They'll always have 'Paris'
18 vignettes about Paris, from directors like the Coen Brothers ('Fargo') and Walter Salles ('Central Station').
"Paris Je T'Aime" is the concoction of producer Tristan Carne, who envisioned directors from around the world contributing vignettes about Paris each lasting no more than five minutes. The result is 18 minimovies celebrating Paris's 20 arrondissements (neighborhoods)and it's predictably hit and miss.
As is true of virtually all episodic films, the lurch from story to story can get wearying, especially if too many duds follow in a row. The saving grace is that even when the segments aren't good, they are at least stylistically very different from each other. How could this not be with a directorial roster that runs the gamut from the Coen Brothers ("Fargo") to Walter Salles ("Central Station")?
As the stories begin to play out, it soon becomes clear that this is not going to be one of those sticky valentines to the City of Lights. That means no loving close-ups of the Eiffel Tower or the Arc de Triomphe. A more unfamiliar Parisian terrain is on display. The majority of the directors are not from France and came to Paris while they were writing the script or just before shooting started. They present an outsider's vision.
Given the sheer volume of stories in "Paris Je T'Aime," reading a checklist of my picks could get pretty wearying, too. So I'll single out a few from both ends of the spectrum.
On the negative side is Christopher Doyle's "Porte de Choisy," a tutti-frutti fizzle about a hair-product salesman in a Chinese beauty parlor. I guess Doyle was trying to cross Hong Kong chop- socky with a spangly MGM musical, but who knows?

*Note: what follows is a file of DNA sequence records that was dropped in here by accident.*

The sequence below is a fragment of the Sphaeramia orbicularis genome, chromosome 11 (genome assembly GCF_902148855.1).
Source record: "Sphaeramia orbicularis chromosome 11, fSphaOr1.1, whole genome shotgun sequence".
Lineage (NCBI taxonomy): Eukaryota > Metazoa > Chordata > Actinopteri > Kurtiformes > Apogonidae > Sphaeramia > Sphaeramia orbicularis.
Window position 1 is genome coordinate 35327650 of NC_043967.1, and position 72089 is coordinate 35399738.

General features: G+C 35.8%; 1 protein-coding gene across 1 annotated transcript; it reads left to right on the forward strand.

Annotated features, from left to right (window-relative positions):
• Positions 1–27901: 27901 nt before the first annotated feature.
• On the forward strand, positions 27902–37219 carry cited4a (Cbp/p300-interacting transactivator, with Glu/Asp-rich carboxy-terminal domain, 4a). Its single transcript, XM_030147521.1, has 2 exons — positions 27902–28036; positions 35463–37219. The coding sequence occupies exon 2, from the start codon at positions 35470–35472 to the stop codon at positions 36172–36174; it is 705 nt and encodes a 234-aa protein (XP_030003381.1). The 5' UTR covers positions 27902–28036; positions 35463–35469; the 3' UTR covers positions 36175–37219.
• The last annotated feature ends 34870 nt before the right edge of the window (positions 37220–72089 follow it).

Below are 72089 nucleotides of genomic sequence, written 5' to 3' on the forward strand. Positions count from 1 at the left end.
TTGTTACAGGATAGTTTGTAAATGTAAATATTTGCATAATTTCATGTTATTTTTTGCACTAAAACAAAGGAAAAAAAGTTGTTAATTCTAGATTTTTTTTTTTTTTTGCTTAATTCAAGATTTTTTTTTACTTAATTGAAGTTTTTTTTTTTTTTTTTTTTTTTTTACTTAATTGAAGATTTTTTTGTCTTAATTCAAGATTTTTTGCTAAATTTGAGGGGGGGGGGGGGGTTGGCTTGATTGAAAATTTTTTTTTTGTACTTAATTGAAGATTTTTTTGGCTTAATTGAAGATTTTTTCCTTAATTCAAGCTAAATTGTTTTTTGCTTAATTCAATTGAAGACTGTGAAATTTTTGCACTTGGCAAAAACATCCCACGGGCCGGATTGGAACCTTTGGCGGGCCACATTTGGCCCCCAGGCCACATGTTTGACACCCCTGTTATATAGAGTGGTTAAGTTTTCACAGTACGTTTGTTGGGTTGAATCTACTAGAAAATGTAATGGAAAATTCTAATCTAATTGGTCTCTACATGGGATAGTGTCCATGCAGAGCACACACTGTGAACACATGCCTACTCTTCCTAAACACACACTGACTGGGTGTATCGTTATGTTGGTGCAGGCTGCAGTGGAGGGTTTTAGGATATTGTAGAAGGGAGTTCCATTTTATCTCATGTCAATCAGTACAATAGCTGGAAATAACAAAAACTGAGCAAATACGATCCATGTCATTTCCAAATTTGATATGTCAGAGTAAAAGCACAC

Vincento Natali's "Quartier de la Madeleine" stars Elijah Wood as a vampire. Fangs do not become him. Wes Craven's "Père-Lachaise," about a nattering encounter between an engaged couple, takes place in front of Oscar Wilde's tomb. Too bad Wilde wasn't on hand to provide better dialogue.
The best episodes, however, have the emotional resonance of full-length features, and yet I didn't want them to be a moment longer than they are.
In Olivier Assayas's "Quartier Des Enfants Rouges," Maggie Gyllenhaal is extraordinary as a wayward American actress on location. The Coen Brothers segment, "Tuileries," has Steve Buscemi as a US visitor to the Metro who makes the mistake of making eye contact with a couple having a lovers' quarrel. In an instant, the hoody boyfriend is in Buscemi's face. It's like a worst-case scenario for tourists. In his American movies, Buscemi always seems like a stranger in a strange land. In Paris, his cluelessness is especially comic – and touching.
In Oliver Schmitz's "Place des Fêtes," a young medic (Aïssa Maïga) attends to an immigrant (Seydou Boro) from Lagos who has just been stabbed by a thug. Both actors have enormously expressive faces. The vignette is a demonstration of how violence and compassion can well up without warning and change our lives forever.
Hokey but fun, "Quartier Latin" was co-directed by Frédéric Auburtin and Gérard Depardieu (who has a small role in it). It was written by Gena Rowlands, who costars with Ben Gazzara as a soon-to-be-divorced couple hashing things out in a bar. These old pro actors don't miss a trick. They know how to play people who are so wise to each other that no amount of camouflage can conceal their hearts.
Best of all is Alexander Payne's "14ème Arrondissement," which closes out the film. Margo Martindale is a middle-age Denver postal worker who is visiting Paris alone and enjoying every minute of it. Her voice-over commentary, delivered in bad French in the form of a letter, is not played for laughs. It would have been easy for Payne to take pot shots at this dowdy unsophisticate but he has far too much affection for her dreams to make that mistake. Grade: B+
• Rated R for language and brief drug use.